Category: Chef Advice

March 5 / Chef Advice

valentines day restaurant tableFinding good resources for inspiration or direct support within the food and beverage industry can be difficult. There are websites and food publications like Saveur, Lucky Peach, and Bon Appetit that may have helpful ideas you can use. Restaurant books, chef memoirs, and exposés on the service industry can give perspective and ideas. Reality television shows like Restaurant Impossible, Top Chef, and Kitchen Nightmares can entertain and teach by example.

But it is face-to-face conversations with restaurant professionals that many in the food and beverage business lack the most. Thanks to the restaurant industry’s long hours, pace of business, and fierce competition restaurant leaders can easily get isolated from each other. Many restaurant pros rarely see fellow comrades, unless they run into each other at the same late night noodle shop or bar. And even then, we are frequently too exhausted to share quality resources or ideas.

Restaurant Unstoppable: The Pod Cast

Last week I was approached by Eric Cacciatore, creator of Restaurant Unstoppable, to be a guest on his weekly podcast. Restaurant Unstoppable is a weekly radio show that features industry professionals’ insights and tips on what it takes to succeed in the food and beverage industry.  I had to admit I hadn’t heard of Eric’s show, but I was intrigued by his enthusiasm and dedication to growing an online resource for restaurant professionals.

Restaurant Unstoppable is a place where restaurant people can share insights and ideas that can be accessed at any time of the day. Bravo! I like what Eric is trying to do, so I agreed to be interviewed. Who doesn’t want to be part of building something cool?

Eric sent me a rather detailed questionnaire before our interview. His questions about what it’s like being a hospitality consultant got me thinking about simple solutions I could share with people in the restaurant business.

Here are a few hiring tips I shared:

  • Smile when you interview applicants.  If the applicant is unable to smile, don’t hire them if they are applying for a front of the house position.
  • Have open interviews once a month, even if you don’t need people. It lets your current staff know how important doing great work is and it keeps you open to finding extraordinary people.
  • Pay great people more. When you find great people, pay them a little bit more than average if you can afford it. Even $.50 more an hour can go a long way in making a difference in the choices of barista or counter person. Paying more encourage great people not to go elsewhere.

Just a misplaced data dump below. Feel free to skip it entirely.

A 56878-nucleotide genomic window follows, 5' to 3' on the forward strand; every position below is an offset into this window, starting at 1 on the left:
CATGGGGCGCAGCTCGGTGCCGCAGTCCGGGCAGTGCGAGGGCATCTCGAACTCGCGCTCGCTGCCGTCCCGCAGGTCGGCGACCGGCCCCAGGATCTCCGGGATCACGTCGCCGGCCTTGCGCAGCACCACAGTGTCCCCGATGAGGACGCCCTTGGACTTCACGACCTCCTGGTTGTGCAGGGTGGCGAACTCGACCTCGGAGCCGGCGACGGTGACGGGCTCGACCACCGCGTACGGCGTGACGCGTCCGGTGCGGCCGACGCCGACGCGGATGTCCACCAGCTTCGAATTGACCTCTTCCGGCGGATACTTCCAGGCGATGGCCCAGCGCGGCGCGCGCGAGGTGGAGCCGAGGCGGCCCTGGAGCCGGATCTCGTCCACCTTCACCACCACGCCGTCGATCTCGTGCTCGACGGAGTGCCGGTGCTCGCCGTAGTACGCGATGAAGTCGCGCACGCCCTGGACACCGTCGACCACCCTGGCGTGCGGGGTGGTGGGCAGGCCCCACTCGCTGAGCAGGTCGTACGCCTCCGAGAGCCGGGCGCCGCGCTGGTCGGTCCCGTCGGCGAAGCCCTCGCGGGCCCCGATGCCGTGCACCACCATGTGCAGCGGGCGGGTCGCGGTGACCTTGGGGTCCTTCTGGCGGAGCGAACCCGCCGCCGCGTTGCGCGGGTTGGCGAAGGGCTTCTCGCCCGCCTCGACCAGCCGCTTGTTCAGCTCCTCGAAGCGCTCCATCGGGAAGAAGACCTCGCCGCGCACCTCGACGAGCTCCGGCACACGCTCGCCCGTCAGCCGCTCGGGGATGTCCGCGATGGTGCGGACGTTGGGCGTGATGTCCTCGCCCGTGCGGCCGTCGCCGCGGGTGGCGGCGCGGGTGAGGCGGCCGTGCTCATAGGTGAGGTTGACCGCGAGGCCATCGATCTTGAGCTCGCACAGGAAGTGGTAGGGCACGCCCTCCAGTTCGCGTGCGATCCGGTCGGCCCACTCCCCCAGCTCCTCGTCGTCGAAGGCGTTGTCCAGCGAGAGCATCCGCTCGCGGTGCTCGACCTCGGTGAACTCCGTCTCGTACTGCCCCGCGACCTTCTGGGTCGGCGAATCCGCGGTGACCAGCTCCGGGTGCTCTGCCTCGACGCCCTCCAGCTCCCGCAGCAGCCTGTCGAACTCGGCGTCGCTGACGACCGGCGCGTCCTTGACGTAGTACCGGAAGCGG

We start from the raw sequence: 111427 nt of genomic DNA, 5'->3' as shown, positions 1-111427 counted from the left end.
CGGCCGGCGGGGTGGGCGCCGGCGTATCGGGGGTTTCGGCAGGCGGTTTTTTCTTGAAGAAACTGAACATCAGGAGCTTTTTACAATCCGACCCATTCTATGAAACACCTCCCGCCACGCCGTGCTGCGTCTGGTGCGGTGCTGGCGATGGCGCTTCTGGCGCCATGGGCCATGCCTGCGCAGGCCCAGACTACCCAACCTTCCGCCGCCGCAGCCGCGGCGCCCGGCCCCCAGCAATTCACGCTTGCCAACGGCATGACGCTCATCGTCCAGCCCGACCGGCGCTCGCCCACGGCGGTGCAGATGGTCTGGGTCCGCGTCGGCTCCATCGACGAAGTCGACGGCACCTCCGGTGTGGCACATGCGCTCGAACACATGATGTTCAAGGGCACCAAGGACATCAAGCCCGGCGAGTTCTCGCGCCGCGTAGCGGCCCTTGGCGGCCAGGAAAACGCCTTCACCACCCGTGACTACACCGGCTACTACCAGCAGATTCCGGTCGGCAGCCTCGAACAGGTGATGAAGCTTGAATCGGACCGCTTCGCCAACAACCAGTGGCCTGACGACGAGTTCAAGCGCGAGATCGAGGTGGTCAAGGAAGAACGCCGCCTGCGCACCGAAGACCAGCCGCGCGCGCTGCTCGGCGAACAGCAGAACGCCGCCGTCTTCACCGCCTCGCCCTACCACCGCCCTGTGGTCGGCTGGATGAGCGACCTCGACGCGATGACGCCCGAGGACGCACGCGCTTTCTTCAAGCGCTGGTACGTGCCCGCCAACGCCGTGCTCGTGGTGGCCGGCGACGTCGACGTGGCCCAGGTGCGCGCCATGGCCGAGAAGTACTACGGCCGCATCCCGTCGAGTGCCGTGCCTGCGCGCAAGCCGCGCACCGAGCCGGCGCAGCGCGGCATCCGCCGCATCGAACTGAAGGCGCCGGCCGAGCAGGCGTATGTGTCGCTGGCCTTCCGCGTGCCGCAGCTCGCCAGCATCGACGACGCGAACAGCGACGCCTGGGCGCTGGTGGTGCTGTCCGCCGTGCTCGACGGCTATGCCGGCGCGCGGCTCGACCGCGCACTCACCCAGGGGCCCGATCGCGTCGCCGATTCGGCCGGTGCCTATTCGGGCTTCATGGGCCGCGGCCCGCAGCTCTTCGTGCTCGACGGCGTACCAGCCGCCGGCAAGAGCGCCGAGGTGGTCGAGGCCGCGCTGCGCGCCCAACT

• Feed your team. Once you get a great team, make sure they’re fed. Offering a great staff meal can go a long way in making your food workers happy and perform well.
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May 15 / Breakfast Food
November 29 / Chef Advice

After getting over a bit of performance anxiety, I brought my butternut squash dish to work to be critiqued by the chefs at the restaurant I worked at.  I did my best to appear cool and calm and slid the plastic to-go container holding the contents of my labors to the chef.

“Here’s that butternut squash dish I’ve been obsessing over,” I said with studied nonchalance. “Heat it up whenever you think you have the time.”

I started to walk away. Chef Bryant stopped me as I turned to leave.

“Hold up. We’re gonna eat it now.”

I quickly gave him my re-heating instructions and disappeared around a corner. I was hoping to see if Nancy Silverton, my boss and my culinary hero, was somewhere nearby. I scanned the back kitchen.  The only people I could find were the dishwashers and some cooks prepping clams.

For a moment I considered slicing off a portion of sizzling butternut squash and bubbling Pecorino and bringing it to her, but changed my mind.  I feared I’d look foolish or inconsiderate forcing a nugget of orange squash on the city’s most celebrated bread bakers. With just minutes before service, surely someone in charge would kill me for distracting Nancy.

So instead, I busied myself with preparing a frothy cappuccino. Anything to keep my hands busy and my eyes off the mouths of the chefs that were most likely eating my dish by now. I downed my caffeinated drink and returned to the floor of the Pizzeria.

One of the chefs, Joe, stopped me as I passed by. “ Hey–it’s good,” he said.

I stopped in my tracks. I couldn’t stem the rising of octaves in my voice. I practically sang a high-soprano “Really?”

“It could use a little salt. But it’s good.” He smiled.